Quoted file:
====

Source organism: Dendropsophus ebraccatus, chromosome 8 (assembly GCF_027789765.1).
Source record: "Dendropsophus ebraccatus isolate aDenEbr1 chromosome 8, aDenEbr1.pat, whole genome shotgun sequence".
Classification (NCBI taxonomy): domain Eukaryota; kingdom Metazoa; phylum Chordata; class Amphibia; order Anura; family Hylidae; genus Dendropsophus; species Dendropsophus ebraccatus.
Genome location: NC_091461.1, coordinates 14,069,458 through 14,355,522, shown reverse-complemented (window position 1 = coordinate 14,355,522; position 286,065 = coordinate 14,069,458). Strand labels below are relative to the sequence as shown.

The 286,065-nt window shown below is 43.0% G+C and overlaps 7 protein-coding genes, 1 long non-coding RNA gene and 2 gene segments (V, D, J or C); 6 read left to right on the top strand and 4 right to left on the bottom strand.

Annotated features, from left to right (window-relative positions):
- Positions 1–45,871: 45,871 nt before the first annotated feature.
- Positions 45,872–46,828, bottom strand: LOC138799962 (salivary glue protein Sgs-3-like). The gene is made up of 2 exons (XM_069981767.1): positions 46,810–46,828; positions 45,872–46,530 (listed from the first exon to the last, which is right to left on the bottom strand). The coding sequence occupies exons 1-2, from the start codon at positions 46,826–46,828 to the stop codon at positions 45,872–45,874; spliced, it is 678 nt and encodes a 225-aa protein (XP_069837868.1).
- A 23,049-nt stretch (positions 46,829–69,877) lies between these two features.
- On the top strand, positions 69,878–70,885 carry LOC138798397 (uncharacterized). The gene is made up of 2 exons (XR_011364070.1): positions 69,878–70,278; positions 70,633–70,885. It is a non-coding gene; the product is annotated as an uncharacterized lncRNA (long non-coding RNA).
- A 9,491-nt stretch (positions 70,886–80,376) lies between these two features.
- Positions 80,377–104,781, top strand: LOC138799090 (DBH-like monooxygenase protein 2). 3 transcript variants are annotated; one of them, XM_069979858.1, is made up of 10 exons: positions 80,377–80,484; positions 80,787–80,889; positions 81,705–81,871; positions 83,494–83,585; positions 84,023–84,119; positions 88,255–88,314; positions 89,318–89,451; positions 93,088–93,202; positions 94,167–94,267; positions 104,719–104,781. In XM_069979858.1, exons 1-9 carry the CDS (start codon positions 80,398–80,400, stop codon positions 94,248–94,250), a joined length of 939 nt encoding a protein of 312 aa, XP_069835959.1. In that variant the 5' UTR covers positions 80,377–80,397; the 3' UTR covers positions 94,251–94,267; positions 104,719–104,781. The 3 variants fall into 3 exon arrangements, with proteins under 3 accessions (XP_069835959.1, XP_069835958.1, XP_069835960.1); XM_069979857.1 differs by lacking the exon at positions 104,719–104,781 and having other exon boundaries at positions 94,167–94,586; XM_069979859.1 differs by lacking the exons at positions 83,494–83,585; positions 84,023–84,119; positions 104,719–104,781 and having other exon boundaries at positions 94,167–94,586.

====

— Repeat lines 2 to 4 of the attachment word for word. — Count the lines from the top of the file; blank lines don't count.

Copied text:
Source record: "Dendropsophus ebraccatus isolate aDenEbr1 chromosome 8, aDenEbr1.pat, whole genome shotgun sequence".
Classification (NCBI taxonomy): domain Eukaryota; kingdom Metazoa; phylum Chordata; class Amphibia; order Anura; family Hylidae; genus Dendropsophus; species Dendropsophus ebraccatus.
Genome location: NC_091461.1, coordinates 14,069,458 through 14,355,522, shown reverse-complemented (window position 1 = coordinate 14,355,522; position 286,065 = coordinate 14,069,458). Strand labels below are relative to the sequence as shown.